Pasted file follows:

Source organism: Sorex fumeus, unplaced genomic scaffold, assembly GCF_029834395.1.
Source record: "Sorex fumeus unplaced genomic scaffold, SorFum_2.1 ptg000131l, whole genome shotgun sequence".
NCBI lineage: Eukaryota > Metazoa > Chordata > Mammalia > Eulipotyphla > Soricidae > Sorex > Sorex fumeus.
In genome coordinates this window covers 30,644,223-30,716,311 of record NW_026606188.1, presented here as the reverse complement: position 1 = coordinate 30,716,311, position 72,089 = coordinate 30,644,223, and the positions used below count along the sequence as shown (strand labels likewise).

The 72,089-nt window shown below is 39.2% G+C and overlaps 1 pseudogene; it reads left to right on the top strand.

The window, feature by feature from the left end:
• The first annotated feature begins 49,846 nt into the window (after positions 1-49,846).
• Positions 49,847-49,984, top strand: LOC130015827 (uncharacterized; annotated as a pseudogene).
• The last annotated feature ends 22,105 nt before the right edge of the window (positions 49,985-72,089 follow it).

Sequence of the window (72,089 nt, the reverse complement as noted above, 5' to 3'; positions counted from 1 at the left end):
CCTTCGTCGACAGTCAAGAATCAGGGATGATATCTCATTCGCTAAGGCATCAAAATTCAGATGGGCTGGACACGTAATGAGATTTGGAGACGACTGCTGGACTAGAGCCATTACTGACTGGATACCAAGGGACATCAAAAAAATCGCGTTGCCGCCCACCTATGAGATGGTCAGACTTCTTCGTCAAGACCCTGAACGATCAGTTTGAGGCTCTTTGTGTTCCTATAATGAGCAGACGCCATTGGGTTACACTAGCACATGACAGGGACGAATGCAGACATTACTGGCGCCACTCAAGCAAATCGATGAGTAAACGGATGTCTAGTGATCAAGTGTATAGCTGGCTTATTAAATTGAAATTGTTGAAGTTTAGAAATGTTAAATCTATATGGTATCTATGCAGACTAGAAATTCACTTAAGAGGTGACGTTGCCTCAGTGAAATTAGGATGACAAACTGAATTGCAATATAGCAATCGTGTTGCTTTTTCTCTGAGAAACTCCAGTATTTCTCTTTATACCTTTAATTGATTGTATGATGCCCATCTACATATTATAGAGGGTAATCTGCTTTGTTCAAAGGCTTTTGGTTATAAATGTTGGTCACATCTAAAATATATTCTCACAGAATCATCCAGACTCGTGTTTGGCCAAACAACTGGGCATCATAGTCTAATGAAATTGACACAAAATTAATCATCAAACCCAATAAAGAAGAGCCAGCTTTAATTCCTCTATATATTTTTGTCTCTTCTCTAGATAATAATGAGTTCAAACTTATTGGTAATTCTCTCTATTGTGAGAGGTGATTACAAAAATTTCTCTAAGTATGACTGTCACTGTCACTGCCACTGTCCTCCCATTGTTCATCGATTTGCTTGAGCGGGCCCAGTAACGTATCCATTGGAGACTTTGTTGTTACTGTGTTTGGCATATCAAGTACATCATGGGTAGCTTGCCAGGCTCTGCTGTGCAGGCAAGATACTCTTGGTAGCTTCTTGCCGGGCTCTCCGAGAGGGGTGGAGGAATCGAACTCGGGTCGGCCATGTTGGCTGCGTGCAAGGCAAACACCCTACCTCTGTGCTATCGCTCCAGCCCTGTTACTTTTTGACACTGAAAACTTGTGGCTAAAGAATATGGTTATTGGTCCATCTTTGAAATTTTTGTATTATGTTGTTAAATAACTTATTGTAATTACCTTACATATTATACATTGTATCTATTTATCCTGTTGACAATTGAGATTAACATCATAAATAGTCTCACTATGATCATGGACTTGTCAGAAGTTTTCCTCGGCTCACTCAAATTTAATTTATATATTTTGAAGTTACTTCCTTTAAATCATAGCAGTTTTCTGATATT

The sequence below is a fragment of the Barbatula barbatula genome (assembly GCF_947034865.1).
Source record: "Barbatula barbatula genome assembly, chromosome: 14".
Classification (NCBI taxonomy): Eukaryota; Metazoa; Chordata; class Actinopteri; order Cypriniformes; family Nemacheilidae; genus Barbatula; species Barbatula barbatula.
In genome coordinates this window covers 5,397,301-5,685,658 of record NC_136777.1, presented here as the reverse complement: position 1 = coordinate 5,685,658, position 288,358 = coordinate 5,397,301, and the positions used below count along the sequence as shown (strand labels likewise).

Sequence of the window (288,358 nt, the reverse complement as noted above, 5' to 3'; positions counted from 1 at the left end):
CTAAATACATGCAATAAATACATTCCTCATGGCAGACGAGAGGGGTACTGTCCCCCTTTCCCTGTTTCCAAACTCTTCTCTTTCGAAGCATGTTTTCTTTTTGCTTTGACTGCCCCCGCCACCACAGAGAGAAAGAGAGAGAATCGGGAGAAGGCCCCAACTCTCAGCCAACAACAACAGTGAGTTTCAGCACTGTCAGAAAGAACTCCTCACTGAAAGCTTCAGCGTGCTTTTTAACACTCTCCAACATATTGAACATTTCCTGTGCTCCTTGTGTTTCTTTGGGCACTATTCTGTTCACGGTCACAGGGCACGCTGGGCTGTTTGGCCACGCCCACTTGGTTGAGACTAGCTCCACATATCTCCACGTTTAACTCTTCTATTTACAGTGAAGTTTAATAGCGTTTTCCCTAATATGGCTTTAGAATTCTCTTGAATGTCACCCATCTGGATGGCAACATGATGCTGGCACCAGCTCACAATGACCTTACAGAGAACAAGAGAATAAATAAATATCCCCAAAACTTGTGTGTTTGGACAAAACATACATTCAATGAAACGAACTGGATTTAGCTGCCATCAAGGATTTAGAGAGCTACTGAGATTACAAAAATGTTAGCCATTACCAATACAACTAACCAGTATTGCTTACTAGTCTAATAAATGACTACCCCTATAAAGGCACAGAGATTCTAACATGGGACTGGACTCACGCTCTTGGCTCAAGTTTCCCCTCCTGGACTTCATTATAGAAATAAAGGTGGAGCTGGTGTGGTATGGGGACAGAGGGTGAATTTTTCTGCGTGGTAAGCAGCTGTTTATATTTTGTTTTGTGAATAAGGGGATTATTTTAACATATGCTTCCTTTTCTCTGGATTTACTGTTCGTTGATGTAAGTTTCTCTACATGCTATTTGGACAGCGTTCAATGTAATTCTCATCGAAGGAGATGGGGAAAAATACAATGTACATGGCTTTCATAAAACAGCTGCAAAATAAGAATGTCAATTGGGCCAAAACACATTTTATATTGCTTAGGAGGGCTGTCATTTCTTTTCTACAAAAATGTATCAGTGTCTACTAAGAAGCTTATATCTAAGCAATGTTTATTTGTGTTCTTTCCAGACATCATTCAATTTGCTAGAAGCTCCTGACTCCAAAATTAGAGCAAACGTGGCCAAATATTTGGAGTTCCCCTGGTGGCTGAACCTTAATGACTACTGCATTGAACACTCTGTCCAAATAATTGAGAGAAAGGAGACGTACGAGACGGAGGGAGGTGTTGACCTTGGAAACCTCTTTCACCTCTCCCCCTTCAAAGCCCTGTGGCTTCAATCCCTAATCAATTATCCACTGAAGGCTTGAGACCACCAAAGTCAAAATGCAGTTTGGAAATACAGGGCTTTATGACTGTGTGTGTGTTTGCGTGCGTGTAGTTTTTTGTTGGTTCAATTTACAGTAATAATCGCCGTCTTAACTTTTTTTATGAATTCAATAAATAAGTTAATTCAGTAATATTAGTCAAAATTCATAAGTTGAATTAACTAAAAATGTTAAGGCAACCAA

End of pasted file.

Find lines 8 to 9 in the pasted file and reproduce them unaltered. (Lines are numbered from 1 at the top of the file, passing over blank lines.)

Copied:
• Positions 49,847-49,984, top strand: LOC130015827 (uncharacterized; annotated as a pseudogene).
• The last annotated feature ends 22,105 nt before the right edge of the window (positions 49,985-72,089 follow it).